Wednesday, April 20, 2011

Overheard on a Tube for Boobs

Pardon me if I paraphrase (due to working from memory) the following ridiculous claims I've recently heard on television advertisements:

1. For Stamps dot com: "There's nothing worse than going to the post office and standing in line." What an easy life YOU have!

2. For Audible dot com: (with repulsion:) "My GRANDMOTHER listens to books!" How nice of you to diss your dear old granny; you wouldn't want to be caught dead doing anything SHE does!

3. For Christian Mingle: "God is saying 'it's your turn to act.'" Not a bad concept (for those who believe) but in the context of this ad, it sounds like a testimonial; I want to see it in writing, with an original signature. Also from Christian Mingle: "You're Christian. You're single." I'm neither.

4. For V8, who should know better: "Do you sometimes wish vegetables didn't taste so... vegetably?" No, never. I like vegetables just the way they are. Do you ever wish commercials didn't sound so... commercial-ly?

5. For Fiber One: "Fiber yes, cardboard no." Thanks for perpetuating the myth that anything good for you has to taste like crap. What a wonderful contribution to education. Of course you can get fiber from a banana, too, and bananas are cheaper than Fiber One, possibly because they advertise less (say, whatever happened to Chiquita Banana, anyway? Did she get sued by Carmen Miranda or just fade away?)

6. For Manwich: "There's a full serving of vegetables in every (can? spoonful? gallon? oh serving, oooookay....) of Manwich." No, there's not. Honestly. The main ingredient in Manwich is tomato puree, which is mostly water, and at any rate tomato is NOT A VEGETABLE. It was declared a vegetable by the supreme court over 100 years ago in the context of whether or not to tax its importation, and Ronald Reagan purported to believe that catsup was a vegetable, but politics can't turn a fruit into a vegetable; it can only convince everyone that it is (sort of the same way it can convince people that health care reform involves death panels, and rich people deserve more tax breaks than poor people). Meanwhile, farther down on the ingredients list, less than two percent of this product consists of a dozen items, some of which are dehydrated onions and red and green bell peppers and garlic, and chili pepper not said to be dehydrated, which means it's just the powder. I don't think those count toward a serving, and they're the only veggies mentioned. And FURTHERMORE, they too perpetuate the myth, in some of their other ads, that it is VITAL to hide any vegetable content (as if there BEING any such content were not also a myth!) from children, because veggies are yucky. Of course, children watch these ads and learn that veggies are yucky. Kids who get served real veggies and are not told they're yucky do not necessarily form this opinion on their own, especially if what they're served is fresh and well prepared (meaning, in most cases, not boiled).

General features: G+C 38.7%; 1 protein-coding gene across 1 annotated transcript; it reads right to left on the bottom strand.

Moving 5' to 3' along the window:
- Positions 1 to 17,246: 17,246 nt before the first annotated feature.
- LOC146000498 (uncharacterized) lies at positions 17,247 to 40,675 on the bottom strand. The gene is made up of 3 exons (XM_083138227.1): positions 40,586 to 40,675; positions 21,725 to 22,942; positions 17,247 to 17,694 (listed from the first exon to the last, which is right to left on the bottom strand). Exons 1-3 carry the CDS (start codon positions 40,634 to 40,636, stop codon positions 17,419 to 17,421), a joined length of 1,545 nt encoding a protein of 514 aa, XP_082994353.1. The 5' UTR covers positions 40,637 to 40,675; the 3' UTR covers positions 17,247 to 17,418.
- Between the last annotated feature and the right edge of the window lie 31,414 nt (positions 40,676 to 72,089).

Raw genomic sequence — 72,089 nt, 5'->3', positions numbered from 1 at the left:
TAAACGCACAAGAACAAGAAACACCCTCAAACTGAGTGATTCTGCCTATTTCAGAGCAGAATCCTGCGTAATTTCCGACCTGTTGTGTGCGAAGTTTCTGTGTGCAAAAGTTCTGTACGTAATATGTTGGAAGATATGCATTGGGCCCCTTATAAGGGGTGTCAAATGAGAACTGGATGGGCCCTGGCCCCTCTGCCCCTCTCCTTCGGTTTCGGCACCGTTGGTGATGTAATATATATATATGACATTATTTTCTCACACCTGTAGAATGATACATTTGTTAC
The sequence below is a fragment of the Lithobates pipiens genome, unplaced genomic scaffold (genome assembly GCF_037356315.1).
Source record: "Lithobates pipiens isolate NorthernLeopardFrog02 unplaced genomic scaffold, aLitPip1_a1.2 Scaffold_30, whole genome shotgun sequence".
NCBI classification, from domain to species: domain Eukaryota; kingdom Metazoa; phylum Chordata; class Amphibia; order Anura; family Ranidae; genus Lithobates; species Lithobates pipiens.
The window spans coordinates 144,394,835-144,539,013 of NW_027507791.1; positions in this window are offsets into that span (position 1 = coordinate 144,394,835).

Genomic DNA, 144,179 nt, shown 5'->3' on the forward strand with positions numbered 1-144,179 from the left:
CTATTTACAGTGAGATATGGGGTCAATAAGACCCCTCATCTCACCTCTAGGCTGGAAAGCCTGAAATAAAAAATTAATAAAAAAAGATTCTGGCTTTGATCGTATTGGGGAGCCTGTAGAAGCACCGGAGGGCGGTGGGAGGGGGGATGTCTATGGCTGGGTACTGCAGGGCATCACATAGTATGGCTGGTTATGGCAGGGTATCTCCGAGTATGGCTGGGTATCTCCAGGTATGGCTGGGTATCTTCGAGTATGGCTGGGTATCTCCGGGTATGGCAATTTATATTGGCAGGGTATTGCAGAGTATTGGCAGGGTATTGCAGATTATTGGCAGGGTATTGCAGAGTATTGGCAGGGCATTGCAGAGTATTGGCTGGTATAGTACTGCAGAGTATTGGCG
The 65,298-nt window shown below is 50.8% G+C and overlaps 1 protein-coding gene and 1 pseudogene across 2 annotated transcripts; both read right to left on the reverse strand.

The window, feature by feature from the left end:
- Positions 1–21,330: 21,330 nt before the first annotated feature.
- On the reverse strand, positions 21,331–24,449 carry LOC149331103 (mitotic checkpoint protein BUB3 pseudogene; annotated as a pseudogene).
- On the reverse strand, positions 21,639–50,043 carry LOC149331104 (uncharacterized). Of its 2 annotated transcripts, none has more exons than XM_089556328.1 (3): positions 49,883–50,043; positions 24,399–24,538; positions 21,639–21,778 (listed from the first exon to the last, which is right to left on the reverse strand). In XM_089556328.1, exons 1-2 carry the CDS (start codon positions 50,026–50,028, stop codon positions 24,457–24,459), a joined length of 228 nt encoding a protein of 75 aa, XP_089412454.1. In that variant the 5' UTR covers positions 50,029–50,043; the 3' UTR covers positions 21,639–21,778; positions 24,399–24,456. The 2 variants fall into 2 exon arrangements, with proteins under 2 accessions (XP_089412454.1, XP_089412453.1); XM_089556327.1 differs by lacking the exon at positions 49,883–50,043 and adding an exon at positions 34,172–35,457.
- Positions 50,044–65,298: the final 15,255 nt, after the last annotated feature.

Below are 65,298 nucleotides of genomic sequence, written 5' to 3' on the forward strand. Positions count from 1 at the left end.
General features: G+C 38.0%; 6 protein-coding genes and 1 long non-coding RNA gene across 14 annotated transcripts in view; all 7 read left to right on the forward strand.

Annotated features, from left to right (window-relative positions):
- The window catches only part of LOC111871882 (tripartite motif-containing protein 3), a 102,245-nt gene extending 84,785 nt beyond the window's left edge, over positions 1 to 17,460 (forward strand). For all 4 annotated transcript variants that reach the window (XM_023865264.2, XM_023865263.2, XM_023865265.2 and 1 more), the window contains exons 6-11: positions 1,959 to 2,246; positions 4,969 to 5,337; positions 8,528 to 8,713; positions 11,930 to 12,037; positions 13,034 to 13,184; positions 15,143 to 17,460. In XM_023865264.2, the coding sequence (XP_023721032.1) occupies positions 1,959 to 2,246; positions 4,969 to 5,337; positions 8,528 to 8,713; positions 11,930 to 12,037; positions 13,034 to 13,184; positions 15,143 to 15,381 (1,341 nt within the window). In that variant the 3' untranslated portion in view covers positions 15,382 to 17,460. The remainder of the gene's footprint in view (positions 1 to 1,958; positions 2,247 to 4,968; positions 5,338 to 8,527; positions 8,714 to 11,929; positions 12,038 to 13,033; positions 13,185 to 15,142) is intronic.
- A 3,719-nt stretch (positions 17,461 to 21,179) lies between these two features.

Well, a half dozen should hold us for now. Happy viewing.